My first-hand memories from the next three or four days are few and I barely recognize them as my own experience. A tube coming out of my body that wasn’t there when I woke up and started remembering is one clue. In my defence, I was sedated and intubated for the first two days. Pretty extreme considering I’d not spent a night in hospital since I was born.
I then had an MRI, and various radiating scans on my head and elsewhere to check I was all there. In the coming days I managed to impress the professionals enough for them to let me out in the wild again (but not after tagging me first).
And here I am. Alive. Surprised that I died, and came back to life. Thankful for another chance, whatever that means."
AEDs. What are they?
Q: What does AED stand for?
A: AED stands for “Automated External Defibrillator.” AEDs are used to deliver lifesaving electroshock therapy to someone who is suffering a cardiac arrest. They are designed to be as straight forward and easy to use as possible, to allow non-medically trained people the best chance possible to save a life.
Q: How does it work?
A: Every AED has two pads (called electrodes) connected to the machine that must be placed on a patient’s chest. The AED then analyzes the patient’s heart rhythm to determine if a shock will be needed to save the patient. If it is needed, the AED will instruct the rescuer through the steps necessary to save the person’s life.
Q: What is SCA?
A: SCA stands for “Sudden Cardiac Arrest”. SCA happens when the electrical signals in the heart go into disarray, causing a lack of blood to be pumped to the brain, and the victim to go unconscious. This condition is called “Ventricular Fibrulation”. Over 35,000 deaths per year occur from SCA in Canada. When this happens, the victim only has minutes to be saved. Only defibrillation can stop VF.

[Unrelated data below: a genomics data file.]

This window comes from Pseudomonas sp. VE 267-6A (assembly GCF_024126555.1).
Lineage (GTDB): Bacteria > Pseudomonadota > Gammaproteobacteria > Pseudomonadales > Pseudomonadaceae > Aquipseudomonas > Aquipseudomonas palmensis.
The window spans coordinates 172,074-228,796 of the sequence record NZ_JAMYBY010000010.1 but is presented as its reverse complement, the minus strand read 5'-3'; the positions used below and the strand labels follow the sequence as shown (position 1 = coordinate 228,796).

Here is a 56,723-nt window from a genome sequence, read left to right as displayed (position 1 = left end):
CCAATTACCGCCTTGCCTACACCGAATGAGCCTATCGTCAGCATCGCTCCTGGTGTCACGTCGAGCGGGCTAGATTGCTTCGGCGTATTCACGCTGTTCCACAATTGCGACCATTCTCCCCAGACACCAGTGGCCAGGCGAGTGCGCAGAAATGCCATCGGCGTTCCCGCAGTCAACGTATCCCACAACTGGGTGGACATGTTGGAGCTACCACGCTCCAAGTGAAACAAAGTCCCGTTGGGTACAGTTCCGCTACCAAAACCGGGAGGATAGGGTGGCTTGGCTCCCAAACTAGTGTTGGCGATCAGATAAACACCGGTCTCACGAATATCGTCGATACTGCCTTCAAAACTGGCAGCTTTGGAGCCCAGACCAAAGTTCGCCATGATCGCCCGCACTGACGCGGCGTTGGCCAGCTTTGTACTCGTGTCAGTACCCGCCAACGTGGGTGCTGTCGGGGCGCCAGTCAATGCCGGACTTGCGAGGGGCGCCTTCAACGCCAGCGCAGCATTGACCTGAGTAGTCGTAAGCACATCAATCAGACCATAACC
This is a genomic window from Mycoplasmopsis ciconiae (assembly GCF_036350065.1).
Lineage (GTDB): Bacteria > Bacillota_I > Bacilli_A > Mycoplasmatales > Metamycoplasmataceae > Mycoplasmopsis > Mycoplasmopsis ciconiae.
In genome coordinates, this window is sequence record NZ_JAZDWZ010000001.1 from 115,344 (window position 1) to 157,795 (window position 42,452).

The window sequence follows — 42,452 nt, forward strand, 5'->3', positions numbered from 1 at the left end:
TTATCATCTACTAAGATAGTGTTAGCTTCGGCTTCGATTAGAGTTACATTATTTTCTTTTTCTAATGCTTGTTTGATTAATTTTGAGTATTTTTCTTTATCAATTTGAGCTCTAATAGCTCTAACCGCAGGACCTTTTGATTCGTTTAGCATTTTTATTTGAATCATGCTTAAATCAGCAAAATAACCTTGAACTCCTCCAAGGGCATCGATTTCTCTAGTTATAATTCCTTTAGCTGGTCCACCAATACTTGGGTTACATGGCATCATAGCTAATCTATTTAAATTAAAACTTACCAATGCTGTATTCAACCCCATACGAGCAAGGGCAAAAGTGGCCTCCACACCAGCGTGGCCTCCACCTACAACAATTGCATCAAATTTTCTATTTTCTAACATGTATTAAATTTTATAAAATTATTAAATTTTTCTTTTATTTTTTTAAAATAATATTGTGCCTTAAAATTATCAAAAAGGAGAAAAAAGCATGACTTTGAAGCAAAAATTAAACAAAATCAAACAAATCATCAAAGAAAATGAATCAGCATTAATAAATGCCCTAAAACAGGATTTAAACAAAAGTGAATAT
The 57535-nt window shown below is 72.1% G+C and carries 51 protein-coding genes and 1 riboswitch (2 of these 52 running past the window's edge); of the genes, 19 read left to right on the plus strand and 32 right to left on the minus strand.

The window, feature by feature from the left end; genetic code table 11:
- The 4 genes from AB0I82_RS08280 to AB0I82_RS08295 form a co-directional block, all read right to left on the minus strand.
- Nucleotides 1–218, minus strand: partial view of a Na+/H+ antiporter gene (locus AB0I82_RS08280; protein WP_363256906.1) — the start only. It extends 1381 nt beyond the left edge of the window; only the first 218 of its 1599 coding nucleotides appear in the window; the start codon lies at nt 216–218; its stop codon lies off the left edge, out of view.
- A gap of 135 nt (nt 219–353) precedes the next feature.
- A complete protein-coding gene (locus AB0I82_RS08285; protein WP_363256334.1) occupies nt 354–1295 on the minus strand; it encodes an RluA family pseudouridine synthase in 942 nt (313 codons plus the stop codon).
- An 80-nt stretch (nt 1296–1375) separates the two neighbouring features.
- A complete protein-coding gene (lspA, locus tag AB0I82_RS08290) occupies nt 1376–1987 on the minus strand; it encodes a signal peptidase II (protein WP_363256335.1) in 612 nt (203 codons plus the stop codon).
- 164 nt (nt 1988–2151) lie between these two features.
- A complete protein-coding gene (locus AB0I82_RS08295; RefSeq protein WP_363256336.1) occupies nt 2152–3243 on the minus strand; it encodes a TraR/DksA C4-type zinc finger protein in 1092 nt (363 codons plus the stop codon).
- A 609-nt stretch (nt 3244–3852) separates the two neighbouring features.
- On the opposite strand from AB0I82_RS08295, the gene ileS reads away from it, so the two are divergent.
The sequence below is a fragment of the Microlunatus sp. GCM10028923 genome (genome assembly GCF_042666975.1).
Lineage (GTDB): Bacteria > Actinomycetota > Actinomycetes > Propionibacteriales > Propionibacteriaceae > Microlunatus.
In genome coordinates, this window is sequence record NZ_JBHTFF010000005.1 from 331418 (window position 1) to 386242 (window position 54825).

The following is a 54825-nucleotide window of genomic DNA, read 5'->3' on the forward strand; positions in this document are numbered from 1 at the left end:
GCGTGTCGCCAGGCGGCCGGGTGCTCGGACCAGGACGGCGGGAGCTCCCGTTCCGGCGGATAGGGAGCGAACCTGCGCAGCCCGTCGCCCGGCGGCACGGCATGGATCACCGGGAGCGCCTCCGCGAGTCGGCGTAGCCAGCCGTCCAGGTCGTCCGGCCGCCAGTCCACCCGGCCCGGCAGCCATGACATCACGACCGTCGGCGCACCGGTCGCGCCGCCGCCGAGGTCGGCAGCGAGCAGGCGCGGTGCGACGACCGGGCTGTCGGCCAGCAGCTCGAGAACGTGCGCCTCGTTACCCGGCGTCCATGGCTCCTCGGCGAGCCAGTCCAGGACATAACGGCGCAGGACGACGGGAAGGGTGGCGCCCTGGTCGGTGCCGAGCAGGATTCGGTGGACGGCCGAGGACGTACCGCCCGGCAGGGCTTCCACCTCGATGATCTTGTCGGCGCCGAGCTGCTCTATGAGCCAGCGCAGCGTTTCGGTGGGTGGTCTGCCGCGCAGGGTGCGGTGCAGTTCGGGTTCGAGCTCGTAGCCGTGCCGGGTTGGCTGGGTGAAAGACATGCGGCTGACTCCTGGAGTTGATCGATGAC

Q: What is the difference between SCA and a Heart Attack?
A: While SCA is an electrical problem with the heart, a Heart Attack happens when there is blockage in the aorta. While sometimes difficult to tell the difference, a Heart Attack victim will often maintain consciousness, whereas an SCA victim will most often be unconscious.
More Info About Sudden Cardiac Arrest (SCA)
Where should you expect to find AEDs?
Q: How do I know if I should get an AED?
A: Anyone can fall victim to SCA at any time, regardless of age, gender or lifestyle (although the risk percentage does increase depending on these factors). AEDs are being placed anywhere there are gatherings of people; in the office or factory, events centres, family cottages, golf courses, condo buildings, etc. The ideal placement of an AED is that no matter where someone has SCA, an AED can be retrieved and brought to the victim in 3 minutes or less. Buildings that contain AEDs usually will have a sticker indicating an AED inside, along with some signage directing to where the AED is kept, on a wall, in a cabinet, in an office, etc.